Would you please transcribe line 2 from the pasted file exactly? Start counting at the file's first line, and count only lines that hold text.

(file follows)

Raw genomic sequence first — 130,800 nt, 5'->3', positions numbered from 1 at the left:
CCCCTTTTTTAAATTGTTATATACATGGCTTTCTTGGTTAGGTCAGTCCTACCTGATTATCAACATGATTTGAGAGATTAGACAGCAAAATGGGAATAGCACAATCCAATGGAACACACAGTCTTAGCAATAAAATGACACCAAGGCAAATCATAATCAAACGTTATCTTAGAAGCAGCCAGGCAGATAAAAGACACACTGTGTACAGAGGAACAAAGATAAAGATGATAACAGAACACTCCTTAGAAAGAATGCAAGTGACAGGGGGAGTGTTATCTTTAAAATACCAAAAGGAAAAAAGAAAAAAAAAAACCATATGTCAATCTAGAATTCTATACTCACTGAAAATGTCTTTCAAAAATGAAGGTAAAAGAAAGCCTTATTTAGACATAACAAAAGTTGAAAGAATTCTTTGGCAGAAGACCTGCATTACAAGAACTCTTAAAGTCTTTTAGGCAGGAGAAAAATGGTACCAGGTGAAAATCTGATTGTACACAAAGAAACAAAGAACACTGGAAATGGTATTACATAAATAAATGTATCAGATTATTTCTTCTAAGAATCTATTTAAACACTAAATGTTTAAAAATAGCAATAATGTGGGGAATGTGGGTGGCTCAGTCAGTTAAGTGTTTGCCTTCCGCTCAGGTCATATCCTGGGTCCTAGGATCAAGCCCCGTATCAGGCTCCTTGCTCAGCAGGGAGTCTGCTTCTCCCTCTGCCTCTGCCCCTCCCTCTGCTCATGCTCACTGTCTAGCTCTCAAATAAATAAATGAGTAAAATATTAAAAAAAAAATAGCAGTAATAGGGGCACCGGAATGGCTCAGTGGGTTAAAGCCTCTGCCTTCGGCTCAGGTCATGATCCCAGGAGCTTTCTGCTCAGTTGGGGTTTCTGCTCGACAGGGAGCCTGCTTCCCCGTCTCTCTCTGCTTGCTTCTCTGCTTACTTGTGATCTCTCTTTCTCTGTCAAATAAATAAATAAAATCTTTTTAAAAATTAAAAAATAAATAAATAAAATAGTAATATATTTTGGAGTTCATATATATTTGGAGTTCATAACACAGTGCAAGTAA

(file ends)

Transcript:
CCCCTTTTTTAAATTGTTATATACATGGCTTTCTTGGTTAGGTCAGTCCTACCTGATTATCAACATGATTTGAGAGATTAGACAGCAAAATGGGAATAGCACAATCCAATGGAACACACAGTCTTAGCAATAAAATGACACCAAGGCAAATCATAATCAAACGTTATCTTAGAAGCAGCCAGGCAGATAAAAGACACACTGTGTACAGAGGAACAAAGATAAAGATGATAACAGAACACTCCTTAGAAAGAATGCAAGTGACAGGGGGAGTGTTATCTTTAAAATACCAAAAGGAAAAAAGAAAAAAAAAAACCATATGTCAATCTAGAATTCTATACTCACTGAAAATGTCTTTCAAAAATGAAGGTAAAAGAAAGCCTTATTTAGACATAACAAAAGTTGAAAGAATTCTTTGGCAGAAGACCTGCATTACAAGAACTCTTAAAGTCTTTTAGGCAGGAGAAAAATGGTACCAGGTGAAAATCTGATTGTACACAAAGAAACAAAGAACACTGGAAATGGTATTACATAAATAAATGTATCAGATTATTTCTTCTAAGAATCTATTTAAACACTAAATGTTTAAAAATAGCAATAATGTGGGGAATGTGGGTGGCTCAGTCAGTTAAGTGTTTGCCTTCCGCTCAGGTCATATCCTGGGTCCTAGGATCAAGCCCCGTATCAGGCTCCTTGCTCAGCAGGGAGTCTGCTTCTCCCTCTGCCTCTGCCCCTCCCTCTGCTCATGCTCACTGTCTAGCTCTCAAATAAATAAATGAGTAAAATATTAAAAAAAAAATAGCAGTAATAGGGGCACCGGAATGGCTCAGTGGGTTAAAGCCTCTGCCTTCGGCTCAGGTCATGATCCCAGGAGCTTTCTGCTCAGTTGGGGTTTCTGCTCGACAGGGAGCCTGCTTCCCCGTCTCTCTCTGCTTGCTTCTCTGCTTACTTGTGATCTCTCTTTCTCTGTCAAATAAATAAATAAAATCTTTTTAAAAATTAAAAAATAAATAAATAAAATAGTAATATATTTTGGAGTTCATATATATTTGGAGTTCATAACACAGTGCAAGTAA